viceversa». To put it different, if two variables are cointegrated there must

be some force that will make the equilibrium error to go back to zero.

Engle and Granger in 1987, also suggested a two-step model for cointegration

analysis. For example, let’s say that we have an independent variable

and a dependent one

.

First of all,

it should be estimated the long-run equilibrium equation:

We run a OLS

regression and we have:

We solve the

above equation with respect to

and we have:

In practice a

cointegration test is a test which examines if the residuals have not got unit root.

To examine this, we run a ADF test on the residuals, but we use the MacKinnon

(1991) critical values. If the hypothesis of the existence of cointegration cannot

be rejected, the OLS estimator, is said to be super-consistent. This means that

for a very big sample it is not necessary to include

variables in our model.

The only important thing from the above test is the stationarity of the

residuals, if they are stationary (no unit root) we can move to the second

step. So, we save the residuals from the OLS and we prosed to the second step.

The second

step we use the unit root process for the stationarity of the residuals to the

next equation:

The above

equation does not have constant term because of the fact that, the residuals

have been calculated with the method of ordinary lest squares, so they have zero

mean. The test suggested from the Engle Granger is a little bit different from

those of the one of Dickey-Fuller. The hypothesis of this test is:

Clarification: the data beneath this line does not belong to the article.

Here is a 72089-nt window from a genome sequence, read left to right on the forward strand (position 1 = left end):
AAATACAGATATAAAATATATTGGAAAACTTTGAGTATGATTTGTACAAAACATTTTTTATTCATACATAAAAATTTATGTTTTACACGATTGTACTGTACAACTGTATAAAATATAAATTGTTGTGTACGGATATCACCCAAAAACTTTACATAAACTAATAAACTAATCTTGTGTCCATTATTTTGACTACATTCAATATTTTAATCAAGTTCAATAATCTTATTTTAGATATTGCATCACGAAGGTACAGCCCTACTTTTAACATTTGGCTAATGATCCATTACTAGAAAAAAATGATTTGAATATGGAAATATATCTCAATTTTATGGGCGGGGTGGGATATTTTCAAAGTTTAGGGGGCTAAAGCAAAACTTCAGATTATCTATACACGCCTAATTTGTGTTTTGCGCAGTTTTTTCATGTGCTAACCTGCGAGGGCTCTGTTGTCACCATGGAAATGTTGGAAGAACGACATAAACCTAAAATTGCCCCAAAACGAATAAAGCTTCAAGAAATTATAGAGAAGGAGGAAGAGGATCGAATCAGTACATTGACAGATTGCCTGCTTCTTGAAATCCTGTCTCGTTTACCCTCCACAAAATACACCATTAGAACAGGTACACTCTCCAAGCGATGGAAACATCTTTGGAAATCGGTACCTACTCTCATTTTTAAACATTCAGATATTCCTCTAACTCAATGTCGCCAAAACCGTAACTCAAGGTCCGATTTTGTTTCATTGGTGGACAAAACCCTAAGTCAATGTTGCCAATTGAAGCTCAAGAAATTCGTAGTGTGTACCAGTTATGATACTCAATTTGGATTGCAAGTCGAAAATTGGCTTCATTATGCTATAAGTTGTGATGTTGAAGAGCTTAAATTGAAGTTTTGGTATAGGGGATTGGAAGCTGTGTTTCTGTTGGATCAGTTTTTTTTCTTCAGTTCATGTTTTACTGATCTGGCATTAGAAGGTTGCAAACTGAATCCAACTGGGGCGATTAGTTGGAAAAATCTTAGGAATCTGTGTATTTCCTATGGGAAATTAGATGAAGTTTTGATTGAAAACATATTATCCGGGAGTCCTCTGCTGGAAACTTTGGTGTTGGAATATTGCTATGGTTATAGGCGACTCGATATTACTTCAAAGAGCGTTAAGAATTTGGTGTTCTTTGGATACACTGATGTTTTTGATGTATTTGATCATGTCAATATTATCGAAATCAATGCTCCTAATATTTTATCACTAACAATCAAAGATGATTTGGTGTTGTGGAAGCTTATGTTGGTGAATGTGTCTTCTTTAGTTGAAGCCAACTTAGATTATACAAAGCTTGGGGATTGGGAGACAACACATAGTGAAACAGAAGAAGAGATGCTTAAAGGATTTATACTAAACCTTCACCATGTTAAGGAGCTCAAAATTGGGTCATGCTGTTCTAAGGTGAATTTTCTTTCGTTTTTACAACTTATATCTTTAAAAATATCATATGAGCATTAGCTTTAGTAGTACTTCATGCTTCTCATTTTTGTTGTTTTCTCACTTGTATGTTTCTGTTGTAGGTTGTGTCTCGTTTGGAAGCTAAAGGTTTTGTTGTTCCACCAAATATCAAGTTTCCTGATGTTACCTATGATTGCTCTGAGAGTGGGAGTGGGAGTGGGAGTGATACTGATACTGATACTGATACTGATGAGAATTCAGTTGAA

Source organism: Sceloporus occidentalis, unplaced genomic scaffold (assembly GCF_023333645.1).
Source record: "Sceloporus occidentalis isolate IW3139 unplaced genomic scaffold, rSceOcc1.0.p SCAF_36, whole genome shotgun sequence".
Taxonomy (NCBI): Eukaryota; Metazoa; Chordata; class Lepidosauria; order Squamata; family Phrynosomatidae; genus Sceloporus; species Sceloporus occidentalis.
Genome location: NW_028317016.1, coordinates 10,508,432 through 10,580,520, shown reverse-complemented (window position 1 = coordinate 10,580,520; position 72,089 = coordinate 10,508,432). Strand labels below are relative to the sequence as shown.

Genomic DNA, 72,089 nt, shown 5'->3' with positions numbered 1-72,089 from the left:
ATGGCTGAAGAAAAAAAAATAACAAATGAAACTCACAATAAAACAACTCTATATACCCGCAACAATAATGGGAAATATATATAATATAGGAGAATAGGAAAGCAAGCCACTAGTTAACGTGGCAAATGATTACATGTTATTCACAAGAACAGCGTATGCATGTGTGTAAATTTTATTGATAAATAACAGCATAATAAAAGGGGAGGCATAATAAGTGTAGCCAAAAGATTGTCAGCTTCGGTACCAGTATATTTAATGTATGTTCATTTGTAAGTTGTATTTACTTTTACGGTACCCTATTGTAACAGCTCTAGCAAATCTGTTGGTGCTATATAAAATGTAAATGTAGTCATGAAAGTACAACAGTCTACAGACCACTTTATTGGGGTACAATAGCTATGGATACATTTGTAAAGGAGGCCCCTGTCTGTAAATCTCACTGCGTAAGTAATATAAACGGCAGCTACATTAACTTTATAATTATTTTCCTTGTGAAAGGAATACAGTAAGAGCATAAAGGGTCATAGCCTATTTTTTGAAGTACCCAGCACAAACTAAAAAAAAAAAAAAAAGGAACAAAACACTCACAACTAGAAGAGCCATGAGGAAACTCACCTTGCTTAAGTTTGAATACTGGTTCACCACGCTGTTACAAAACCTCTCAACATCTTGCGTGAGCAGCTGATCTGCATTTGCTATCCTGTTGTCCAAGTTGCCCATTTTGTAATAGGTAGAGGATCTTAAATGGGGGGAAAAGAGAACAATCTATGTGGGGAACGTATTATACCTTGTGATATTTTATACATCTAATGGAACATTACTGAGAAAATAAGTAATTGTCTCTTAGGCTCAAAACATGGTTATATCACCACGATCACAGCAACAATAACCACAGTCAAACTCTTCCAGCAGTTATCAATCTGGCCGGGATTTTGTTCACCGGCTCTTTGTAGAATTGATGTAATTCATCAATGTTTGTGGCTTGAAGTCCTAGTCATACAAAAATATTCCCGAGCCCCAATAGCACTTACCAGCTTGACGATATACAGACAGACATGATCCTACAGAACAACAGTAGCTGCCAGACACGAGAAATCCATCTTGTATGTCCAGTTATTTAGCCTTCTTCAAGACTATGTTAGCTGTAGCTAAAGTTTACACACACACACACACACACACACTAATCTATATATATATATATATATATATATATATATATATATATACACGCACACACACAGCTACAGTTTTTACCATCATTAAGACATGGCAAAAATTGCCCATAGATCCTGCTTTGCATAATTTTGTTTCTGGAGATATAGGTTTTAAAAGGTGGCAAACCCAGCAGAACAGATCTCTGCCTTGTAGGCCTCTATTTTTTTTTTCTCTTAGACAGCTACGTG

Ø

:

(no cointegration)

Ø

(cointegration)

The null hypothesis

can be rejected only when

(? is the critical value of Engle-Granger table).

The Engle-

Granger Test can be also used for more than two variables. The process is alike

the one we have described.

In conclusion the cointegration process is a way to estimate the long

run relation between two or even more variables. Engle and Granger in 1987 proved

that if two variables are cointegrated, then they have a long run relation

equilibrium, while in short run this may not be true. To check if their is a short

run disequilibrium we can use an Error Correction Mechanism (ECM). The

equilibrium error can be used to combine the long run with the short run with

the help of ECM.

The equation of this model is:

Where:

Ø

: is the

equilibrium error

Ø

: is the short

run coefficient which has to be between 0 and -1.

Ø

and

: are the

first differences of

and

which are not stationary

We now can now

use ordinary least squares since all the variables are

.

It is important

to point out that long run equilibrium is tested trough the p-value of coincidence

. If

is significant then

causes

in the long run. Furthermore, the coefficient

measures the speed of adjustment to the long

run equilibrium. The higher this coefficient the faster the return to the equilibrium.

1 Integration is when in a one variable

context,

is

if its (d-1)th difference is

That is

is

stationary?

is

if

is

.